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Be alert to “small mistakes” in management

  Very few fatal mistakes are made overnight, and they often start with some insignificant small mistakes. The reason why “small mistakes” are easy to make is that the marginal benefits of their choices exceed the marginal costs.
  In 1995, 43-year-old Christensen (famous management “innovation master”, professor of Harvard Business School) and Joseph Bauer (professor of Harvard Business School) published a paper “Disruptive Technology” on “Harvard Business Review” : The Way of Chasing the Waves, for the first time put forward the distinction between “sustaining technology” and “destructive technology”. In addition, Christensen also made a startling point: In this day and age, good management cannot save organizations from failure, and it is even the cause of failure.
  In Christensen’s view, the management of those disrupted companies often follow the principles of good management: conduct detailed market analysis, predict market demand, understand the wishes of consumers, and so on. But why are these companies falling behind? It may be surprising to say that, precisely because “they improve the performance of established products in terms of those aspects that most users in major markets have historically valued”. That is to say, path dependence in technology or mode is the main reason for the failure of excellent enterprises.
  Bill Gates may have remembered this sentence. He once revealed that for a considerable period of time, the proposals on his desk without exception advertised themselves as having the characteristics of disruptive innovation. However, even so, Gates does not think that Microsoft is a “safe” company at all-the public statement about “Microsoft is only 18 months away from bankruptcy” reflects the inner unease of the former richest man in the world.
  So, if good management can’t save organizations from ruin, what can? Is it a far-sighted corporate vision? Is it a 360-degree commercial big data analysis with no dead ends? Or is it the refinement of the 12 thinking modes advocated by a certain knowledge payment platform?
  Amar Bihaide once had a well-known theory of good money and bad money. He believed that trying to find a way to make money in a project through rapid and large-scale investment is “bad money”. Because “93% of all companies that can succeed in the end have found another way because the initial strategy didn’t work”-how is it different from a gambler to spend a lot of money on a matter with only a 7% success rate? Take a look at the shattering of the myth that mask meltblown cloth made wealth in the early days of the outbreak of new crown pneumonia. It is a typical case of short-term speculation and short-term “bad money”. In addition, the real confusion of claw machine owners who are unable to sustain themselves due to the new crown pneumonia epidemic also reflects the practical misunderstanding of entrepreneurs under the long-tail economic proposition. According to Professor Xu Xiaonian, professor of economics and finance at China Europe International Business School, the long-tail economy is a business model with a social net worth less than zero. For example, there are many entrants in the claw machine market. Those who see business opportunities simply copy them to start a business , will inevitably fall into the “bad money” trap.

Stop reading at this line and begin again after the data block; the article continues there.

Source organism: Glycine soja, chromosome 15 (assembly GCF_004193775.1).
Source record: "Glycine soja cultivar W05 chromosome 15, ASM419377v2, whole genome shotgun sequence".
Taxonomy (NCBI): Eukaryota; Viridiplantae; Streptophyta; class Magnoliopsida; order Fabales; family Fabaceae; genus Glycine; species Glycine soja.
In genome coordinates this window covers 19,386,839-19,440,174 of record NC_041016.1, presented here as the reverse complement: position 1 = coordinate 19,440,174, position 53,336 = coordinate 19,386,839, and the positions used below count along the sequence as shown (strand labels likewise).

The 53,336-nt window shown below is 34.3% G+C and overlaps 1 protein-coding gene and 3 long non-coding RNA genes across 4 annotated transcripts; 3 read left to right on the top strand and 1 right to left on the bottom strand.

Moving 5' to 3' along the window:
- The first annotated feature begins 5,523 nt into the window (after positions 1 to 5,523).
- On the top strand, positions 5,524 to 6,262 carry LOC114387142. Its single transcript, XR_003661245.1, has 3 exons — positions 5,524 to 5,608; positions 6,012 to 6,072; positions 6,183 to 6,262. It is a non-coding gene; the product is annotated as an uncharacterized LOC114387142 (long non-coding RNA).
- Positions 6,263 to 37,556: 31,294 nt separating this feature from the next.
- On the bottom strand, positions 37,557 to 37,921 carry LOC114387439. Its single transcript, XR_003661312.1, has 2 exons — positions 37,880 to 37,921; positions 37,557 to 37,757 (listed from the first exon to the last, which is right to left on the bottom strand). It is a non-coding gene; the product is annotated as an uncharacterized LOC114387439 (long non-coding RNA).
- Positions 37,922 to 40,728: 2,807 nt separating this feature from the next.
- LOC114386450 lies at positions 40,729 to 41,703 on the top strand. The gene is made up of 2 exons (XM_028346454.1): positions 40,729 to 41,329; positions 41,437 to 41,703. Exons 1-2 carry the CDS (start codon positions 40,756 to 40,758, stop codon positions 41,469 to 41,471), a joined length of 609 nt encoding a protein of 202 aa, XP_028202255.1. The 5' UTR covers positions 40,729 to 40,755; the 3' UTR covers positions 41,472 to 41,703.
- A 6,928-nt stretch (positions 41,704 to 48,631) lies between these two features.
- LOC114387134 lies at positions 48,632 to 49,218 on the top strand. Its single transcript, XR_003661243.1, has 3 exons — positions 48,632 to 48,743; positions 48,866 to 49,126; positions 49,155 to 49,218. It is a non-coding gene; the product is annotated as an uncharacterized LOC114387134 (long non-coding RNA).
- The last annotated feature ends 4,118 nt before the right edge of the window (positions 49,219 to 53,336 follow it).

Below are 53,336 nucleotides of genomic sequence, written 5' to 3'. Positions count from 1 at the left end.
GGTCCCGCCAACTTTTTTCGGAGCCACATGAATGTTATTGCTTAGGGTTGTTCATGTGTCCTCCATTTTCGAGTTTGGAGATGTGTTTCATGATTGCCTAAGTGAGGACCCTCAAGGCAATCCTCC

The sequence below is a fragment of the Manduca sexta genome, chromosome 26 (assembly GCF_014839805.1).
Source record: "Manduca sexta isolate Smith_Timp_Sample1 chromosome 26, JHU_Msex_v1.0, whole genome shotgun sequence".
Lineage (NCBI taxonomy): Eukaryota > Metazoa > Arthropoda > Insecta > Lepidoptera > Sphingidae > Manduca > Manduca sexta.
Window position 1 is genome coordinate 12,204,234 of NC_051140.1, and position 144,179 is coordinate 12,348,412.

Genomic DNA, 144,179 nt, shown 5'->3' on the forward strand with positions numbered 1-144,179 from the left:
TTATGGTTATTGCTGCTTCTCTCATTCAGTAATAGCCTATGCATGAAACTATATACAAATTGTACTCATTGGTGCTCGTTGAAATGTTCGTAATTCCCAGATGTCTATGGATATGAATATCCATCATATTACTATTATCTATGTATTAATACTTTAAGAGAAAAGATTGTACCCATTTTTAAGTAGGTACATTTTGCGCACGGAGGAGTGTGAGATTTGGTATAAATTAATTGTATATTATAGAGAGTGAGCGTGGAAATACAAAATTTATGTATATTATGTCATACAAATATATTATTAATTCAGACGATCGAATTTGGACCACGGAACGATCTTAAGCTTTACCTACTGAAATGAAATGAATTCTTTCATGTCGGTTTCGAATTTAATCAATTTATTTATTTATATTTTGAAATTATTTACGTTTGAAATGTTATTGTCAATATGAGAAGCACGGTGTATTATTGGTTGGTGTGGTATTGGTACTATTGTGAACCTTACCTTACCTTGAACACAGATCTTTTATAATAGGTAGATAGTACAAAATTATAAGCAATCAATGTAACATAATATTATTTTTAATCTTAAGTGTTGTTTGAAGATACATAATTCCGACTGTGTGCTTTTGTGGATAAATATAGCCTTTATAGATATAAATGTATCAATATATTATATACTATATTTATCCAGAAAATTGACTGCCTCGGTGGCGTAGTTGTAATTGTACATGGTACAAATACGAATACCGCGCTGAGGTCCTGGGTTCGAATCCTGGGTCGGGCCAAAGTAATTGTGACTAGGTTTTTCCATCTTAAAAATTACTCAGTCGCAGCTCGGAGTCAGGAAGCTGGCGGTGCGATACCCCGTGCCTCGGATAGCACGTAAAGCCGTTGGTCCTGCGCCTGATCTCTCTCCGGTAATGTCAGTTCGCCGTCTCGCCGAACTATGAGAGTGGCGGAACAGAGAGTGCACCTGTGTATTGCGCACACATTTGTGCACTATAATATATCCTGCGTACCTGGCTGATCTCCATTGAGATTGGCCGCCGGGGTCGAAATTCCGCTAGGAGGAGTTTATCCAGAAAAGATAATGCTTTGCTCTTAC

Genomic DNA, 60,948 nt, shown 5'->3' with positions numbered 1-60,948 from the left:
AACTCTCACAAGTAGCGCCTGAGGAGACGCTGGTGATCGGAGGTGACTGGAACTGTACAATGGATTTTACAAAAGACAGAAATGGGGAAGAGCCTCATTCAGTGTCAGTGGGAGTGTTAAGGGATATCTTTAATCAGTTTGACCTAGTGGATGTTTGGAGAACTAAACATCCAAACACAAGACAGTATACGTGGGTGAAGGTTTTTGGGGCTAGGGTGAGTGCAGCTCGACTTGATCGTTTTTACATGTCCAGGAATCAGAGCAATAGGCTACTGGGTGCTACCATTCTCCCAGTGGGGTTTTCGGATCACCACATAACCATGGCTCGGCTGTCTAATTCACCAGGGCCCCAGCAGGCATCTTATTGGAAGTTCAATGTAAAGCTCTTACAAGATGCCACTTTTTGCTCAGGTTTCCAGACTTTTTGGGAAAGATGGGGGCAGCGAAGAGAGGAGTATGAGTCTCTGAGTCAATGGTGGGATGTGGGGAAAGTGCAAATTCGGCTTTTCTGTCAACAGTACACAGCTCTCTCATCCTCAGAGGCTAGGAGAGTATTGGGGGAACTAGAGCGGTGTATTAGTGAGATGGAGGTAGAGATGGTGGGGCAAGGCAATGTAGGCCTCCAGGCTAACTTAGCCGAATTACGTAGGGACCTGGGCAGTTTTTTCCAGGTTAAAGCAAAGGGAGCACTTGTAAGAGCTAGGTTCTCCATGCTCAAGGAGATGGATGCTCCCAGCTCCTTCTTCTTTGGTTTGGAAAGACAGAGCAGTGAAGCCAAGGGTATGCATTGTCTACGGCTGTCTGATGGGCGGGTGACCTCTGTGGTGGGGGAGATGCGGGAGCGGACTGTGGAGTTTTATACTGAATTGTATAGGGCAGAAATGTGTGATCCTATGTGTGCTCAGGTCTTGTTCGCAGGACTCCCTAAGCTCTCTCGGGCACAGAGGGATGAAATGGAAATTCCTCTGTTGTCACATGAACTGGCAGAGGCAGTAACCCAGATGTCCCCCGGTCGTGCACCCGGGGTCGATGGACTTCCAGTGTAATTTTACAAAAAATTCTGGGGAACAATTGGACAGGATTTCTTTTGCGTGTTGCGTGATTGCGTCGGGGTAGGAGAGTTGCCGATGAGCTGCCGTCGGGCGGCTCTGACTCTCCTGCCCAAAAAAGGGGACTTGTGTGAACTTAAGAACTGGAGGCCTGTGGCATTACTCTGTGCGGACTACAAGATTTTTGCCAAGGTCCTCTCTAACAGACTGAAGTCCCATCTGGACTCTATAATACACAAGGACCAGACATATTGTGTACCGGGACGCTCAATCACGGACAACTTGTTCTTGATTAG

In stark contrast to the “bad money” is 3M, a company that focuses on creating diversified innovations. Obviously, it has not been messed up because of the business opportunities for sudden wealth brought about by the epidemic. On the one hand, it rejected the executive order of the President of the United States to restrict exports, and fulfilled the company’s service commitment to customers; Some deal with it calmly.
  In a word, wrong behavior comes from wrong cognition. Very few fatal mistakes are made overnight, and they often start with some insignificant small mistakes. The reason why “small mistakes” are easy to make is that the marginal benefits of their choices exceed the marginal costs. And these marginal thinking of making small mistakes are the root of the incumbent enterprises replaced by destructive innovators, and it is also the origin of a person from a mistake to eternal hatred. If decisions are made at “full cost” in the first place, that is, when all the costs of abandoning the norm are included, the benefits of making small mistakes outweigh the benefits. This also confirms Christensen’s experience – “100% persistence is easier to achieve than 98% persistence.”

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